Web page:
It would have been inconceivable that St. Mary’s would ever outgrow the church’s seating capacity of 108 persons in 1910. Times have changed! Mary spoke prophetically of the needs of God’s people in her Magnificat. She possessed a keen awareness of the signs of the times in her response to the joy Elizabeth felt in Mary’s visit. The first confreres who served in Alabama must have done the same here at this Shrine and elsewhere. For example, the faithful who came to Mary’s Shrine here in Germantown heard of the needs in Alabama, and provided supported the construction of the existing church. Now, with attendance sometimes reaching as many as 180 persons for just one Sunday Mass, I can only imagine someone deciding to come through the roof much as we read in chapter 2 of Mark’s gospel. People then and now want to experience Jesus’ gift of life, especially through the Eucharist. I am doing what I can to make St. Mary’s the spiritual home for so many who come to her doors.
St. Mary’s is the only parish in the area that offers what I call full service ministry to and with Hispanics. Religious instruction is offered in English and Spanish. The bulletin is available in both languages. The secretary is bilingual. There is a diverse membership on the parish council. The parish is not without its challenges, though, as we strive to build bridges between those who speak English and those whose first language is Spanish. Sadly, like the prejudice of old toward Catholics and African Americans, this animosity has expanded to include Hispanics, and it exists both within and without the parish. Overcoming this bigotry requires considerable patience, a willingness to learn from each other, and a mutual respect for the distinct contributions the different cultures can bring to parish life. As I look about this country, St. Mary’s is not unique in this respect. The mandate of the gospel urges us to address all that separates us. In truth, it is sin, and we need to repent for the racism that exists in this country and around the world.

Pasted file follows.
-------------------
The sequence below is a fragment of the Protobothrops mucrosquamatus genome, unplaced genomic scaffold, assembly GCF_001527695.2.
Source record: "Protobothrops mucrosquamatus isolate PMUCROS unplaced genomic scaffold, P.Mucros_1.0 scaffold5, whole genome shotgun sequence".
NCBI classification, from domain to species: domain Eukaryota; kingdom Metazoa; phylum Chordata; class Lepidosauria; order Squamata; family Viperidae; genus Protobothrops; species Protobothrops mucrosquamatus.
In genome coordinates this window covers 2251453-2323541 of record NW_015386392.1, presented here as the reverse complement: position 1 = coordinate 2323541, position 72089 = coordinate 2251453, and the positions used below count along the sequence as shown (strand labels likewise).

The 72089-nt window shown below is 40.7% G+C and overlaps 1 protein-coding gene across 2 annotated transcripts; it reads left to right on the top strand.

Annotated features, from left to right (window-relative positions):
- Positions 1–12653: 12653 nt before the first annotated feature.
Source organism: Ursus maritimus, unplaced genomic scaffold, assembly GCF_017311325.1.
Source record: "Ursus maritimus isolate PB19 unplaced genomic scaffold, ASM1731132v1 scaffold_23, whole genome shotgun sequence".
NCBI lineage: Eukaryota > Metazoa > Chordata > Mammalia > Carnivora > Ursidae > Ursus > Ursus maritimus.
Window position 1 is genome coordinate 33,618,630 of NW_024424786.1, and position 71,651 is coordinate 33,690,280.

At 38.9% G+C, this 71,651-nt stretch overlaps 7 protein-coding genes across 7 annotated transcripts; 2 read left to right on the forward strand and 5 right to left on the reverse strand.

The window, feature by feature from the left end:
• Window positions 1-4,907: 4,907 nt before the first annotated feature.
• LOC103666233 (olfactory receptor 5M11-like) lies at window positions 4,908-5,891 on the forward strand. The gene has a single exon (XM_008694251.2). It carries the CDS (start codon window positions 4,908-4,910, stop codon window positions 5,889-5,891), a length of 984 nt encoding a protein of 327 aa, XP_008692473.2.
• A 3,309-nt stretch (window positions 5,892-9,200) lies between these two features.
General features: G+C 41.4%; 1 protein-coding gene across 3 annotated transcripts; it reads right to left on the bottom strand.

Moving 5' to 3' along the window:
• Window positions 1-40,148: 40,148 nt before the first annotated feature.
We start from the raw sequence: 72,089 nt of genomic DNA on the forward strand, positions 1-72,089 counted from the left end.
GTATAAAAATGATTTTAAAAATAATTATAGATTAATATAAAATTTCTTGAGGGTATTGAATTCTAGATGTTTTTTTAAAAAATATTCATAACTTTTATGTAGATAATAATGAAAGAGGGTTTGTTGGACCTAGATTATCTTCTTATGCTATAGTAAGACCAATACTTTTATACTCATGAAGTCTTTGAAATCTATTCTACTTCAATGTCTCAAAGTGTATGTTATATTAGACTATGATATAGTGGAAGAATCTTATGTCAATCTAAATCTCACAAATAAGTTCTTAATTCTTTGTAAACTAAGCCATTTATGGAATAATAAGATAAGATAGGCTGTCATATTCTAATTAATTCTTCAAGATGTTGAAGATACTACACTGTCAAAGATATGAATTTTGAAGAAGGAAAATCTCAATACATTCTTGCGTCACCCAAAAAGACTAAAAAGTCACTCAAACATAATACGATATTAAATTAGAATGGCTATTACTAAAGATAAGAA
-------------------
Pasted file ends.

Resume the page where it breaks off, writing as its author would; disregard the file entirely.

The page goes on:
As I mentioned the parishioners are making efforts to bring peoples together. We worked side by side in the renovation of the church several years ago. This would not have been possible without the cooperation of so many. But ministry is not solely concerned with the structural needs of the parish. There is an outreach into people’s homes, including trailer parks some 25 or more miles away from the parish. Rosaries are said in people’s homes, and I am struck by the devotional life of the people who have erected simple shrines in their trailers. A statue of Our Lady of Guadalupe is often quite prominent. There are the Posadas which reenact the search of Mary and Joseph for a place to stay during the month of December. The missionary thrust of the parish follows the example of Mary’s impulse to bring the Good News to Elizabeth and by extension to the poor. I must admit, though, that always finding people’s homes can be quite difficult at night and in the country side. I have been lost many a time, and did not possess the guidance of a star. Not even my GPS helped me at times to find folks. I wonder at times how Mary was able to find Elizabeth in the hill country of Judea.
One of the joys of being a missionary is the experience of what theologians describe as “reverse” mission. That is, the missionary learns and receives so much from the people he or she is called to serve. I would have to say that this has been my experience as a missionary working among the Latinos in Alabama. Mary experienced much the same when she visited her kinswoman Elizabeth, and her Magnificat gives ample testimony to her immeasurable joy in what God has done in her life and in the lives of her people. Pope Francis captures well her sentiment when he writes in his exhortation, “Joy of the Gospel” these words:
“Life grows by being given away, and it weakens in isolation and comfort. Indeed, those who enjoy life most are those who leave security on the shore and become excited by the mission of communicating life to others.”
My prayer is that we can learn from the example of Mary and continue her missionary spirit to God’s people in Philadelphia, Alabama and beyond. May God bless you always, and ya’ll come and see us in Alabama! Ya hear!